I would like to see Bulgaria in the EU so that the improvements can continue, the over-zealous ones can calm done, and those that would turn a delay or a "no" into a weapon to pursue a more unpleasant agenda would be powerless.
Andy, Ilford, UK
To answer to Boyan Yordanov and Tsonko. Of course lobby is important but I think it's more than that. France is not such a big help for Romania as it was maybe in the past. They didn't even ratify the accession treaty - not a very helpful signal. Corruption didn't disappear from Romania overnight and it won't disappear easily, but investigations started against some senior politicians. At the same time you don't see "contract killings" on the streets of Bucharest as the case in Bulgaria seems to be.
Paul Ivan, Cluj, Romania
One tends to forget that "corruption" is simply the "back-channel" of democracy in action. When government - either self-appointed or elected - fails to provide support for the needs of constituents, either the governors are replaced or "invisible" government takes its place. Since any policy established to govern any group of people will, inevitably, inconvenience some of the group, the incentive to find an "alternate" way of achieving their goals becomes their motivation. More laws to protect the disenfranchised fail.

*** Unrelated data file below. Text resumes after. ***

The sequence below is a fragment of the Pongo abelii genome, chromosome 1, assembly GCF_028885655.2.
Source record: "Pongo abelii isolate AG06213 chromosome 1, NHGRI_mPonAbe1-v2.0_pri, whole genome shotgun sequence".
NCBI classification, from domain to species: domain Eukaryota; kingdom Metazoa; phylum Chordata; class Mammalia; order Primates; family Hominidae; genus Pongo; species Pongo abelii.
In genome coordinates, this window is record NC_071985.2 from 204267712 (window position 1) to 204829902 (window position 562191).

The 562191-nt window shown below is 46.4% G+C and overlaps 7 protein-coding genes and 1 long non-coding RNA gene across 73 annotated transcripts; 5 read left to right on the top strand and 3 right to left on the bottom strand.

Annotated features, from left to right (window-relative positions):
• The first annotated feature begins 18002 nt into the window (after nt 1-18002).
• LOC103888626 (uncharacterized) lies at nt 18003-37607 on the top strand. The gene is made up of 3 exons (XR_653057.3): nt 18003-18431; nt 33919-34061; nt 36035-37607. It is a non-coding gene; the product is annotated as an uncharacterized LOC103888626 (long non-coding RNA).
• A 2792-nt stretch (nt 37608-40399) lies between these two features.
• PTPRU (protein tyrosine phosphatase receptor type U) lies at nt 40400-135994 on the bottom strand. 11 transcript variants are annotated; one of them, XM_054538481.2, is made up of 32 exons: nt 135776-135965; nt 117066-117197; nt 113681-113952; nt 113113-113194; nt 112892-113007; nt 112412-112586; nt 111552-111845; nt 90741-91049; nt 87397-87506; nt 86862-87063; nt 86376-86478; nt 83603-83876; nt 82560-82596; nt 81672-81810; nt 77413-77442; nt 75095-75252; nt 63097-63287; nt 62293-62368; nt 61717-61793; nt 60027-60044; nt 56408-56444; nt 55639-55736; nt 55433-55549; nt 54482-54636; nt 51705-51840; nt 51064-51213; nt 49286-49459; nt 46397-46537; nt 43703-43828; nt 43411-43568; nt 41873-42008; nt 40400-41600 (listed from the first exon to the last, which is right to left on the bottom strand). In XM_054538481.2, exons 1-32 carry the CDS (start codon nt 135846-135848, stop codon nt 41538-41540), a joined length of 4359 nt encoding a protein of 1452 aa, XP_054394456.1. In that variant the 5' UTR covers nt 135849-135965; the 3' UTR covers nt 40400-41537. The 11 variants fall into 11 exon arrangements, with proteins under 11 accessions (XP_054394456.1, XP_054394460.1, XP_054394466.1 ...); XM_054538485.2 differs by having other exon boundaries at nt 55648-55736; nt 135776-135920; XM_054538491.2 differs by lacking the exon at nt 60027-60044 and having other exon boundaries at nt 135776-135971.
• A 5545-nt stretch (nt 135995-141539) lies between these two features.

Brett Brennan, Bullhead City,Arizona,United States
The other day, a Sofia traffic officer swaggered up to me and demanded to see my driving licence. He stubbed out his cigarette, then straightened his cap, and said "You know, when we join the EU, we will wreck it!" Such is the Bulgarians' confidence in their own country.
Eddie, Sofia, Bulgaria
Cheers from Bulgaria, and really glad to see so many people responding to this brilliant article! I just wanted to say that Bulgaria has always been a country of paradoxes. We see people living as kings, and others hardly making their living. We see policemen driving Porsches and peasants with their carts.
As to corruption - our worst problem indeed. I read an article in the press recently. The author asked the question if some of the people here don't favour corruption, because they consider it immoral and unethical act, or because they never got any benefits from it... tough question.
I see my country in the EU, and despite all the odds, I believe there's no other way for us, but join on time!
Liliya Todorova, Varna, Bulgaria
Interesting comment about Bulgarian corruption - they should feel right at home in the EU. In my opinion you can't get any worse than not having your accounts signed off for 11 years. Don't get me wrong though as I am sure there are a lot of other countries with corruption problems, our recent "cash for peerages" scandal in the UK just proves this.